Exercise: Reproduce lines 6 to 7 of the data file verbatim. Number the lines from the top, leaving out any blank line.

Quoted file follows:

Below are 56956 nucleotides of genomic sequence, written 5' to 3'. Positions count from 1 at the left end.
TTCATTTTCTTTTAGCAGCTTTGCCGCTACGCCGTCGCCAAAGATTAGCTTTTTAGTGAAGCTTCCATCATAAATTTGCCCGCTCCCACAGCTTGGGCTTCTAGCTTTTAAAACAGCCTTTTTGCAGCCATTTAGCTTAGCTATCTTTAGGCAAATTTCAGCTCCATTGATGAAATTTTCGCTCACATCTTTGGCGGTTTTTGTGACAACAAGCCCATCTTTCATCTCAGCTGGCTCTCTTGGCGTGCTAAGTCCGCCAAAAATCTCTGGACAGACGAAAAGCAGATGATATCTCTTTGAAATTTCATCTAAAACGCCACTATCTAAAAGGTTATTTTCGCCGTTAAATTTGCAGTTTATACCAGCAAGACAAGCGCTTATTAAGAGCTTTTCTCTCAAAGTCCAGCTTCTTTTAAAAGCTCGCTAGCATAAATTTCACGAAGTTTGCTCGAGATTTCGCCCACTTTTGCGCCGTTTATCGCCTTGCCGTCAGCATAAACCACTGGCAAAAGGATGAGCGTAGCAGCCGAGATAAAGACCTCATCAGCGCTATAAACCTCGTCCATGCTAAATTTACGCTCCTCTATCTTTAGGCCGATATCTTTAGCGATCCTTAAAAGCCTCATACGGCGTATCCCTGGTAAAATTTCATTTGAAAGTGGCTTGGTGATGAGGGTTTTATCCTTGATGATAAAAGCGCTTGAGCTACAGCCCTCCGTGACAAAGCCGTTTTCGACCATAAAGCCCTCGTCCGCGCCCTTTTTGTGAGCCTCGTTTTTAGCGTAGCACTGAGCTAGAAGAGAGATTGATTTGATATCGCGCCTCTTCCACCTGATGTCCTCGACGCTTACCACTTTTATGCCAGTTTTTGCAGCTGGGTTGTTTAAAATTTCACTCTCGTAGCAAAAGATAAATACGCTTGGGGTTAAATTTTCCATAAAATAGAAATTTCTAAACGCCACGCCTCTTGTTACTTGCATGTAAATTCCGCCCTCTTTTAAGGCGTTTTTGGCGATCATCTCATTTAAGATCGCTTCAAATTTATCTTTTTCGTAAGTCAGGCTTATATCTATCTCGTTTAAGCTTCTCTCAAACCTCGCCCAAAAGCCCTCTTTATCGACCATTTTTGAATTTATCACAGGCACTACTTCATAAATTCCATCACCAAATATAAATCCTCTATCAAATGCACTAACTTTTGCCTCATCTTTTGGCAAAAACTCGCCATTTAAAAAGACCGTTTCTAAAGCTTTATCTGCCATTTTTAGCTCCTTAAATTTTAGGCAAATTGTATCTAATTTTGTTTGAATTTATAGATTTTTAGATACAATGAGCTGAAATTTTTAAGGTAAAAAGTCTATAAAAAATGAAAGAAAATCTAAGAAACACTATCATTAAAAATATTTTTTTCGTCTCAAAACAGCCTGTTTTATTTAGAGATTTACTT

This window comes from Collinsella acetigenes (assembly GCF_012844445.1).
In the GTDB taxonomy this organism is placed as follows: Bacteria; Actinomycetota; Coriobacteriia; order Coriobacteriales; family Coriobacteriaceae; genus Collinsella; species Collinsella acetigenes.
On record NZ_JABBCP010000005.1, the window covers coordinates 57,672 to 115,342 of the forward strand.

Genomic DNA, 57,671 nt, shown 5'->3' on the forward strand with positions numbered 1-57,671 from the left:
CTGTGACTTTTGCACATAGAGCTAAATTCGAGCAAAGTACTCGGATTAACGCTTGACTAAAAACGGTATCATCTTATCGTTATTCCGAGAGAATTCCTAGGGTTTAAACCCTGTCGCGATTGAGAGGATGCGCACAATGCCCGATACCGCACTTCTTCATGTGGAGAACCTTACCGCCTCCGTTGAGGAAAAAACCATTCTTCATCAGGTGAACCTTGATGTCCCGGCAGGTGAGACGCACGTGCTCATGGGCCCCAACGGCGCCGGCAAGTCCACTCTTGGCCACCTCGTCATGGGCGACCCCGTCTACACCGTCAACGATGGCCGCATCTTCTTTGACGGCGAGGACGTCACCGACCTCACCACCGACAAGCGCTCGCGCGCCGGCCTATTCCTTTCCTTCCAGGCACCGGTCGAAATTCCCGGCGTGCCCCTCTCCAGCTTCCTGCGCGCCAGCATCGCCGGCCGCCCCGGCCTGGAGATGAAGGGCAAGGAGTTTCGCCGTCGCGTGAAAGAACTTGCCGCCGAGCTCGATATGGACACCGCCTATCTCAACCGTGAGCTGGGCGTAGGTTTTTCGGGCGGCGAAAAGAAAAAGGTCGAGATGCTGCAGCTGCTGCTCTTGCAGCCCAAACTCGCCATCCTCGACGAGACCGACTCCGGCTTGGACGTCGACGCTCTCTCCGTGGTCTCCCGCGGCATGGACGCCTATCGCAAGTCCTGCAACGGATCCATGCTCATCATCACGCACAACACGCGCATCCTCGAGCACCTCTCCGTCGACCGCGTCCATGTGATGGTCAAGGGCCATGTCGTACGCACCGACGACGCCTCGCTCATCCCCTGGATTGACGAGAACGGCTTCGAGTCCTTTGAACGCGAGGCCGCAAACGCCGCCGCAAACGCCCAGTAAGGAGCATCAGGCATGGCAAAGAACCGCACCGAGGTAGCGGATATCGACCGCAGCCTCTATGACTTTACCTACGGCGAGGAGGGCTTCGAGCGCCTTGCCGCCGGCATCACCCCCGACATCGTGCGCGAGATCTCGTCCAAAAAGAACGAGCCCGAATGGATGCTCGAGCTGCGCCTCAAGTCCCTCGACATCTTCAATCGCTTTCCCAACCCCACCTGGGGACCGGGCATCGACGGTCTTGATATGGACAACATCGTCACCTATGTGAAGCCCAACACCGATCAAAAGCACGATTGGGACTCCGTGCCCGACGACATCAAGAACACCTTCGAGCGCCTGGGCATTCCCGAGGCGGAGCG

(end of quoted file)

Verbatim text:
Genomic DNA, 57,671 nt, shown 5'->3' on the forward strand with positions numbered 1-57,671 from the left:
CTGTGACTTTTGCACATAGAGCTAAATTCGAGCAAAGTACTCGGATTAACGCTTGACTAAAAACGGTATCATCTTATCGTTATTCCGAGAGAATTCCTAGGGTTTAAACCCTGTCGCGATTGAGAGGATGCGCACAATGCCCGATACCGCACTTCTTCATGTGGAGAACCTTACCGCCTCCGTTGAGGAAAAAACCATTCTTCATCAGGTGAACCTTGATGTCCCGGCAGGTGAGACGCACGTGCTCATGGGCCCCAACGGCGCCGGCAAGTCCACTCTTGGCCACCTCGTCATGGGCGACCCCGTCTACACCGTCAACGATGGCCGCATCTTCTTTGACGGCGAGGACGTCACCGACCTCACCACCGACAAGCGCTCGCGCGCCGGCCTATTCCTTTCCTTCCAGGCACCGGTCGAAATTCCCGGCGTGCCCCTCTCCAGCTTCCTGCGCGCCAGCATCGCCGGCCGCCCCGGCCTGGAGATGAAGGGCAAGGAGTTTCGCCGTCGCGTGAAAGAACTTGCCGCCGAGCTCGATATGGACACCGCCTATCTCAACCGTGAGCTGGGCGTAGGTTTTTCGGGCGGCGAAAAGAAAAAGGTCGAGATGCTGCAGCTGCTGCTCTTGCAGCCCAAACTCGCCATCCTCGACGAGACCGACTCCGGCTTGGACGTCGACGCTCTCTCCGTGGTCTCCCGCGGCATGGACGCCTATCGCAAGTCCTGCAACGGATCCATGCTCATCATCACGCACAACACGCGCATCCTCGAGCACCTCTCCGTCGACCGCGTCCATGTGATGGTCAAGGGCCATGTCGTACGCACCGACGACGCCTCGCTCATCCCCTGGATTGACGAGAACGGCTTCGAGTCCTTTGAACGCGAGGCCGCAAACGCCGCCGCAAACGCCCAGTAAGGAGCATCAGGCATGGCAAAGAACCGCACCGAGGTAGCGGATATCGACCGCAGCCTCTATGACTTTACCTACGGCGAGGAGGGCTTCGAGCGCCTTGCCGCCGGCATCACCCCCGACATCGTGCGCGAGATCTCGTCCAAAAAGAACGAGCCCGAATGGATGCTCGAGCTGCGCCTCAAGTCCCTCGACATCTTCAATCGCTTTCCCAACCCCACCTGGGGACCGGGCATCGACGGTCTTGATATGGACAACATCGTCACCTATGTGAAGCCCAACACCGATCAAAAGCACGATTGGGACTCCGTGCCCGACGACATCAAGAACACCTTCGAGCGCCTGGGCATTCCCGAGGCGGAGCG